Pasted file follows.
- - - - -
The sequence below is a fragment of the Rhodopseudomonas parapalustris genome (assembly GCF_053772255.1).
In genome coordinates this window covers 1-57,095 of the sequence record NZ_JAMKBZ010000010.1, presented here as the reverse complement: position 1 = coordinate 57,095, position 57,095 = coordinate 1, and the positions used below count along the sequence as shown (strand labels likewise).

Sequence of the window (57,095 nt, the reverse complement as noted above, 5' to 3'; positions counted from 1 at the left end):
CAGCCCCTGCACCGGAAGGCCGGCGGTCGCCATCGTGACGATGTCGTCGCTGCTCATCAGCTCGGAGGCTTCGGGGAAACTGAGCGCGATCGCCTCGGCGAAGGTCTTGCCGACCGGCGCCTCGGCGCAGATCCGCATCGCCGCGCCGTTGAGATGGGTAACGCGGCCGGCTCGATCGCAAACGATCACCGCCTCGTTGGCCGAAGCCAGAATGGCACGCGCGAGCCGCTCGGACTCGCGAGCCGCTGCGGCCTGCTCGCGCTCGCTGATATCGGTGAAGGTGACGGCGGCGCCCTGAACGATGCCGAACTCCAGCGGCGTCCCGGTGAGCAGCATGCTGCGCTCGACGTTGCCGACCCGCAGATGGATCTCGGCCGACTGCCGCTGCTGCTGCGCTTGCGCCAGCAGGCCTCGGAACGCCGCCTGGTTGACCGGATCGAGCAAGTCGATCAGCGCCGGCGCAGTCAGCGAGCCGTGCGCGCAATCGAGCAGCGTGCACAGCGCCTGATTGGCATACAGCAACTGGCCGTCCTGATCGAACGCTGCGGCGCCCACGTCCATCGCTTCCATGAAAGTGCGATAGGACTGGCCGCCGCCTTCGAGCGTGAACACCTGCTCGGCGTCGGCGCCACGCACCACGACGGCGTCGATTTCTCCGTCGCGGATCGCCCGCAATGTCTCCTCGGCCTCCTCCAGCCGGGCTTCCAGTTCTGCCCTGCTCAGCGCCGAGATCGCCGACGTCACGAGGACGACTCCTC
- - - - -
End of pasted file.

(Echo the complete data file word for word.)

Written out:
The sequence below is a fragment of the Rhodopseudomonas parapalustris genome (assembly GCF_053772255.1).
In genome coordinates this window covers 1-57,095 of the sequence record NZ_JAMKBZ010000010.1, presented here as the reverse complement: position 1 = coordinate 57,095, position 57,095 = coordinate 1, and the positions used below count along the sequence as shown (strand labels likewise).

Sequence of the window (57,095 nt, the reverse complement as noted above, 5' to 3'; positions counted from 1 at the left end):
CAGCCCCTGCACCGGAAGGCCGGCGGTCGCCATCGTGACGATGTCGTCGCTGCTCATCAGCTCGGAGGCTTCGGGGAAACTGAGCGCGATCGCCTCGGCGAAGGTCTTGCCGACCGGCGCCTCGGCGCAGATCCGCATCGCCGCGCCGTTGAGATGGGTAACGCGGCCGGCTCGATCGCAAACGATCACCGCCTCGTTGGCCGAAGCCAGAATGGCACGCGCGAGCCGCTCGGACTCGCGAGCCGCTGCGGCCTGCTCGCGCTCGCTGATATCGGTGAAGGTGACGGCGGCGCCCTGAACGATGCCGAACTCCAGCGGCGTCCCGGTGAGCAGCATGCTGCGCTCGACGTTGCCGACCCGCAGATGGATCTCGGCCGACTGCCGCTGCTGCTGCGCTTGCGCCAGCAGGCCTCGGAACGCCGCCTGGTTGACCGGATCGAGCAAGTCGATCAGCGCCGGCGCAGTCAGCGAGCCGTGCGCGCAATCGAGCAGCGTGCACAGCGCCTGATTGGCATACAGCAACTGGCCGTCCTGATCGAACGCTGCGGCGCCCACGTCCATCGCTTCCATGAAAGTGCGATAGGACTGGCCGCCGCCTTCGAGCGTGAACACCTGCTCGGCGTCGGCGCCACGCACCACGACGGCGTCGATTTCTCCGTCGCGGATCGCCCGCAATGTCTCCTCGGCCTCCTCCAGCCGGGCTTCCAGTTCTGCCCTGCTCAGCGCCGAGATCGCCGACGTCACGAGGACGACTCCTC